Monday, May 12, 2008

Works Cited

Like the Druzes, like the moon, like death, like next week, the distant past is one of those things that can enrich ignorance. It is infinitely malleable and agreeable, far more obliging than the future and far less demanding of our efforts. It is the famous season favored by all mythologies.

Who has not, at one point or another, played with thoughts of his ancestors, with the prehistory of his flesh and blood? I have done so many times, and many times it has not displeased me to think of myself as Jewish. It is an idle hypothesis, a frugal and sedentary adventure that harms no one, not even the name of Israel, as my Judaism is wordless, like the songs of Mendelssohn. The magazine Crisol, in its issue of January 30, decided to gratify my retrospective hope; it speaks of my "Jewish ancestry, maliciously hidden" (the participle and the adverb amaze and delight me)...

Two hundred years and I can't find the Israelite; two hundred years and my ancestor still eludes me.

I am grateful for the stimulus provided by Crisol, but hope is dimming that I will ever be able to discover my link to the Table of Breads and the Sea of Bronze; to Hein, Gleizer, and the ten Sefiroth; to Ecclesiastes and Chaplin.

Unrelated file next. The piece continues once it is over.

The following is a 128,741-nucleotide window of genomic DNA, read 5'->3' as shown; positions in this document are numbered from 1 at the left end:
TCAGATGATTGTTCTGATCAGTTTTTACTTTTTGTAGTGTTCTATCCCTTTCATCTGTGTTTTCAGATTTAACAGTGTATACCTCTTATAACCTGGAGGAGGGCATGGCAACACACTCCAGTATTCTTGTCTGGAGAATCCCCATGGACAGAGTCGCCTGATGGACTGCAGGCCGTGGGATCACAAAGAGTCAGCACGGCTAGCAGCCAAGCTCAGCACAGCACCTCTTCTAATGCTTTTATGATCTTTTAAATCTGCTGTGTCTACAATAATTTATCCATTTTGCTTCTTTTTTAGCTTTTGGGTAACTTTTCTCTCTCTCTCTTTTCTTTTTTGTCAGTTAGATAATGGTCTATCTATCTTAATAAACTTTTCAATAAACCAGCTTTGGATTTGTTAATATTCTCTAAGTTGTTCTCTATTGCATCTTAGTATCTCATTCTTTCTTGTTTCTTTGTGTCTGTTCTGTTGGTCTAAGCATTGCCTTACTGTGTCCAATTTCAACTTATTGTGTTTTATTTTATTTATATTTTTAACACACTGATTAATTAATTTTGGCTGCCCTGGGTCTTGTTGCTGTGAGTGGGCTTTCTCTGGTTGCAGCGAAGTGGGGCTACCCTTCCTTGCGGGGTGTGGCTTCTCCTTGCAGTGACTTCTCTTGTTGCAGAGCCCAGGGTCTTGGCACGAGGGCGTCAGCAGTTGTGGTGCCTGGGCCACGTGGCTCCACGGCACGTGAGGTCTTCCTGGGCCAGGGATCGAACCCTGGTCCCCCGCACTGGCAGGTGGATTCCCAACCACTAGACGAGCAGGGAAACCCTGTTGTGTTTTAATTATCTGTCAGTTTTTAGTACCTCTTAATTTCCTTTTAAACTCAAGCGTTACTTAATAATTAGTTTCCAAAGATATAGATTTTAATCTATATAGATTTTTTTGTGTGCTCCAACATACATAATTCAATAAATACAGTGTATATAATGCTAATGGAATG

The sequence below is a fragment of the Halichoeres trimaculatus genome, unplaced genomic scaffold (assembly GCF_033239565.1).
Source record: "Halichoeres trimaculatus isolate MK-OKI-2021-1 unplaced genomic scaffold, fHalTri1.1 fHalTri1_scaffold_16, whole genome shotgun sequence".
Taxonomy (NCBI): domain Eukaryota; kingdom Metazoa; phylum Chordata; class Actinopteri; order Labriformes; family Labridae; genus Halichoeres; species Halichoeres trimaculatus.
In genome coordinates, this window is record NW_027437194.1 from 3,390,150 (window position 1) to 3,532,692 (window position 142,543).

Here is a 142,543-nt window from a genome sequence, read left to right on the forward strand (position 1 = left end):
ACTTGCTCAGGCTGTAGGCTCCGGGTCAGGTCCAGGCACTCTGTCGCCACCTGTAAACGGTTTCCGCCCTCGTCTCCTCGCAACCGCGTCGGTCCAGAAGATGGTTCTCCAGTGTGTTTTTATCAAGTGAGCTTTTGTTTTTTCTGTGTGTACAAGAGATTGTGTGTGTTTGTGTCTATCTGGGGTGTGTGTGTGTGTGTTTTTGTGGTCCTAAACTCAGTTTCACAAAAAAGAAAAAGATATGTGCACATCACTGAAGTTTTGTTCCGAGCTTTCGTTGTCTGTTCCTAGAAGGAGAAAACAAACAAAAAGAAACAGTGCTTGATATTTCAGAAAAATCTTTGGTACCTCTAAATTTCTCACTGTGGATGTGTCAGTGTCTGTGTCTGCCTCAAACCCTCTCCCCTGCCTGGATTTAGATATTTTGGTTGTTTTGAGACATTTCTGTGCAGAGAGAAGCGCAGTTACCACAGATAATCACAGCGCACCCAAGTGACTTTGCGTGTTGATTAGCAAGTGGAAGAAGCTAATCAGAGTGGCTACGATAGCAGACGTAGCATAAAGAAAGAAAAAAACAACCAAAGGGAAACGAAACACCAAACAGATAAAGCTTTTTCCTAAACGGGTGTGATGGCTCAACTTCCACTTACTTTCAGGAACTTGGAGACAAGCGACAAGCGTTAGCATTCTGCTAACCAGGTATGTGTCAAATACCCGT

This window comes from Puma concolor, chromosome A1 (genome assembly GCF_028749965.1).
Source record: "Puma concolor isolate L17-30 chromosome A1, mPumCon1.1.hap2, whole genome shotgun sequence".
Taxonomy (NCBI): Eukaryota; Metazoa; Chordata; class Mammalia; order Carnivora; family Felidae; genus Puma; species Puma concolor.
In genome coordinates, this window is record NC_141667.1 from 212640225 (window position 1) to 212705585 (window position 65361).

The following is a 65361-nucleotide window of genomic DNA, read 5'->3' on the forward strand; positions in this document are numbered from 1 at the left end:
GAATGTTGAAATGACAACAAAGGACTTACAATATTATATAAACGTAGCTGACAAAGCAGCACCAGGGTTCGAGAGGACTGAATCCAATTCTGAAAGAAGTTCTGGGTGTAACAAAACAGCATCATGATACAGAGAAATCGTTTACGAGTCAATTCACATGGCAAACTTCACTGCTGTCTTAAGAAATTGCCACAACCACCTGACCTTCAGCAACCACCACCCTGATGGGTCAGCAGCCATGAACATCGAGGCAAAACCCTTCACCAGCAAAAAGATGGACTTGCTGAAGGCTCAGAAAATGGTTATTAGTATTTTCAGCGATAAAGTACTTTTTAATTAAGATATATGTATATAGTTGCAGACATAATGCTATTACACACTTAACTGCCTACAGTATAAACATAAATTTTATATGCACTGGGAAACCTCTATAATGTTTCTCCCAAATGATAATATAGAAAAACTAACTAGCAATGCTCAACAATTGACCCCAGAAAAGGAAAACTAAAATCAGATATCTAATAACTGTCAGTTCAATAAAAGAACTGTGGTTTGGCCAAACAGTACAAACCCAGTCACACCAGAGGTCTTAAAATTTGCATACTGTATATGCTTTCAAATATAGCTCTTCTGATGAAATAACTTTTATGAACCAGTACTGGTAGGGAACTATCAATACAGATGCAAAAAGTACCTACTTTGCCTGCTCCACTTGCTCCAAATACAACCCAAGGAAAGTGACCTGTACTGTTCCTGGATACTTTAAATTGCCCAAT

Jorge Luis Borges, I, a Jew

Out of all the millions of Amazon customer reviews

...this is without a doubt my favorite:

Ever wonder why Beethoven was der Fuhrer's favorite composer? Then these recordings are for you. I am normally against dragging the politics of an artist into a discussion of his work. But Karajan's reported 11 years of active membership in the Nazi party really seem to have been a major influence on his musical aesthetic. These recordings present a Beethoven of unrelieved aggression and inhuman discipline. Tempos are fast, dynamics tend towards the loud and anything approaching a march rhythm is goose-stepped. The unanimity of the Berlin Philharmonic is technically amazing (and somewhat frightening). One never gets the sense of an individual musician playing an instrument. Everyone is just a cog in the absolutely perfect Karajan Machine. But aside from aggressiveness, the music is barely characterized. Beethoven's poetics? Nonexistent. It's no wonder that the Sixth is an utterly ludicrous failure. It's one thing to take a walk in the Polish countryside, quite another to stage a military invasion.


Seasoned music geeks of course know this is ridiculously false: Hitler's favorite composer was Christopher Cross (as evidenced by the infamous Braun mixtape).

Sunday, May 11, 2008

So the Volokhs Left for Texas

And the firmament's bawling in despair.

[9:51:29 PM] Scott says: I didn't want you to feel gay, so I hugged Sasha too.

[9:51:59 PM] Jay Goodman Tamboli says:
hah. Thanks. I'm sure he's scrubbing ferociously in the shower right now.

[9:52:10 PM] Jay Goodman Tamboli says:
"Can't… get… the stink… off…"

[9:52:55 PM] Scott says:
Him and me both. I just walked through an ocean to get home and I still smell like vodka and beets.